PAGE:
This cake is a beast… When I mentally planned it (over the course of about a month…) I didn’t envision it being quite so tall…I purposefully used my smallest cake tins so that it didn’t turn out too large…I failed. So you know, maybe save this one to make when you have more than just four people to eat it…
I based this cake on one of my favourite ice cream flavours – Ben and Jerry’s Half Baked. Which consists of pieces of brownie and cookie dough swirled through chocolate and vanilla ice creams. So I ended up with three layers of chocolate brownie, sandwiched with vanilla ermine frosting and balls of (eggless) cookie dough, topped with treacle chocolate fudge frosting and more cookie dough…I don’t want to think about the amount of sugar and butter involved…
The ermine frosting is also know as cooked flour frosting – because that’s exactly what it is – you cook flour and milk together in a pan until it becomes very thick, then leave it to cool, whisk together some butter and sugar until light and fluffy and then gradually whisk in the flour mixture and some vanilla. You end up with one of the smoothest, velvety-est icings I have ever tried, it almost has the texture of whipped cream and it melts in your mouth, although it is firm enough to pipe well and hold its shape (It is also much easier to make than swiss meringue buttercream!). The treacle chocolate fudge frosting is sort of a variation on the cooked flour one, you whisk together cornflour, cocoa, sugar, treacle and milk in a pan and heat until very thick and pudding-like then whisk in chocolate and butter. The icing is not the easiest to pipe – as you can see my spikes are decidedly wonky (although I quite like the jagged effect)…It more than makes up for this in flavour though…it is incredibly silky and fudgy. It is rich, but as it isn’t a sugar and butter based icing it isn’t overly sweet or sickly, I could happily eat it straight from the bowl with a spoon (there was a lot of spoon licking going on while making this cake…).
The cookie dough balls are a basic eggless cookie dough mixture, I made the dough quite stiff, so it is easy to shape. Once I had formed the balls I kept them in the freezer until I needed them – that way it was easier to press them into the icing as they were firm. I baked my brownies in three 15cm round tins which resulted in this impressively tall three layer cake, you could bake them in two 23cm round tins instead if you prefer, making a two layer, wider cake (which would be easier to slice!).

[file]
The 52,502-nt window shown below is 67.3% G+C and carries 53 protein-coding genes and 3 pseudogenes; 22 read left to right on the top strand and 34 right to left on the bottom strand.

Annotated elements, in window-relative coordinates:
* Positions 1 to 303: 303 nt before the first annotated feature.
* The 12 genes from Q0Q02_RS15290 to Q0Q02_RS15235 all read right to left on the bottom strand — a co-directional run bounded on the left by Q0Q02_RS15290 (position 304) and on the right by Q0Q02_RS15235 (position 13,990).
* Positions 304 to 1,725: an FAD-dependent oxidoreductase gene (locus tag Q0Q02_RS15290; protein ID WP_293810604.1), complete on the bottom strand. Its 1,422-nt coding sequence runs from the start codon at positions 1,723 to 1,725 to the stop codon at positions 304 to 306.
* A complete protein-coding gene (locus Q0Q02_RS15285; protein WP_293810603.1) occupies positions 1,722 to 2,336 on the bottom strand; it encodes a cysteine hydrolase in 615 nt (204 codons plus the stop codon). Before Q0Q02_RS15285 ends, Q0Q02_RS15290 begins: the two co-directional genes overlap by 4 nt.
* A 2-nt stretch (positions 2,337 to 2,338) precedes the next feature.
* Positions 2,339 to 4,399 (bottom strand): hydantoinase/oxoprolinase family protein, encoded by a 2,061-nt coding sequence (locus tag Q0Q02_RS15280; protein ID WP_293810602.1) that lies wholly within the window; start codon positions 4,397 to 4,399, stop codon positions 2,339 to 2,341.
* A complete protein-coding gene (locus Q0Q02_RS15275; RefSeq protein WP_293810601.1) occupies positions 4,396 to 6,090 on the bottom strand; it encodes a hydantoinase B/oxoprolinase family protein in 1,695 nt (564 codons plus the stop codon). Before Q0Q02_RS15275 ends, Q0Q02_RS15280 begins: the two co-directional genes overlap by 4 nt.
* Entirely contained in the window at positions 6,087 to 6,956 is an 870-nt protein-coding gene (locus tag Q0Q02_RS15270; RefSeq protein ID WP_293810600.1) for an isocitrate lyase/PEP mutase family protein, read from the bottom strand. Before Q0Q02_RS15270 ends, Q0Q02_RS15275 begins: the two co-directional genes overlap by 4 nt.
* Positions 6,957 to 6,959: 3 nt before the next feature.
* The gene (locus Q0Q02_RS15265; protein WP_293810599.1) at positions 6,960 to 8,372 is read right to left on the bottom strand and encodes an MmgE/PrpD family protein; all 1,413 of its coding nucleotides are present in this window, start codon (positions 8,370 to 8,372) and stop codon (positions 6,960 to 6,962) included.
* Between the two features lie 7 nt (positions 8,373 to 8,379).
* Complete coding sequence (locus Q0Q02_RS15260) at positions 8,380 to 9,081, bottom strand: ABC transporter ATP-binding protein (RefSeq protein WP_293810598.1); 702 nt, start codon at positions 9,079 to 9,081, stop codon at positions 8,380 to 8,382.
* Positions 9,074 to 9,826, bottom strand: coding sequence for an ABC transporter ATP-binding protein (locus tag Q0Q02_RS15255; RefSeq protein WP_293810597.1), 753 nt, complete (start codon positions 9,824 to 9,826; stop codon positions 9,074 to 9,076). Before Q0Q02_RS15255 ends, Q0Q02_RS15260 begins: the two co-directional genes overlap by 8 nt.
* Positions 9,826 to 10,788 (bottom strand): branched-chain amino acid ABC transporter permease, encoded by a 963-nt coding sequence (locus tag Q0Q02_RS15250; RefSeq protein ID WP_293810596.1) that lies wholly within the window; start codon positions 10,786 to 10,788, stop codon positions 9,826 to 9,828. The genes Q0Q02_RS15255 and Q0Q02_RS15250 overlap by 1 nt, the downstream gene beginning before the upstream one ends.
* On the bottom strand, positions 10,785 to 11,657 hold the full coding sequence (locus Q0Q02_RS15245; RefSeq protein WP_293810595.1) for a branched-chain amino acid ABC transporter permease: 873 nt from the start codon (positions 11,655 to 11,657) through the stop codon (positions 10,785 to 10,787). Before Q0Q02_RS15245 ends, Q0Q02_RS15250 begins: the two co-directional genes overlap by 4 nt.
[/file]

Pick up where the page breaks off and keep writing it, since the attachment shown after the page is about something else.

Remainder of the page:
Every element of this cake is delicious on it’s own, together they taste amazing! It is very rich, so serve in small slices, preferably with a scoop of vanilla ice cream. I reckon it serves about 14 people, although you could probably get up to 16 slices out of it.
- 245g (1 cup + 1 tsp) butter, cubed
- 245g (8.5 oz) dark chocolate, chopped
- 115g (scant 1 cup) plain flour
- 55g (scant ½ cup) cocoa powder
- 4 large eggs
- 365g (1 + ¾ cups + 1 tbsp) caster (superfine) sugar
- 75g (scant ⅓ cup) softened butter
- 80g (1/3 cup + 2 tbsp) light brown soft sugar
- 80g (1/3 cup + 1 tbsp) caster sugar
- ½ tsp vanilla extract
- pinch salt
- 225g (1 + ¾ cups + 2 tbsp) plain flour
- 3 tbsp milk
- 110g (4 oz) chocolate chips
- 150ml (scant ⅔ cup) full fat milk
- 2½ tbsp plain flour
- 125g (1/2 cup) softened butter
- 125g (scant ⅔ cup) caster sugar
- pinch salt
- 1 tsp vanilla paste
- 2 tbsp treacle
- 150g (3/4 cup + 2 tbsp) light brown soft sugar
- 4 tbsp cocoa powder
- 4 tbsp cornflour (cornstarch)
- 300ml (1 + ¼ cups) full fat milk
- 125g (4.5 oz) dark chocolate, chopped
- 125g (4.5 oz) milk chocolate, chopped
- 50g (1/4 cup) butter
- 2 tsp vanilla extract
- Place the butter and chocolate in a heat proof bowl over a pan of gently simmering water (don't allow the base of the bowl to touch the water) and stir until melted. Remove from the heat and set aside to cool to room temperature.
- Meanwhile, preheat the oven to 180C/350F/gas mark 4 and line the bases of three 15cm/6in round cake tins with greaseproof paper.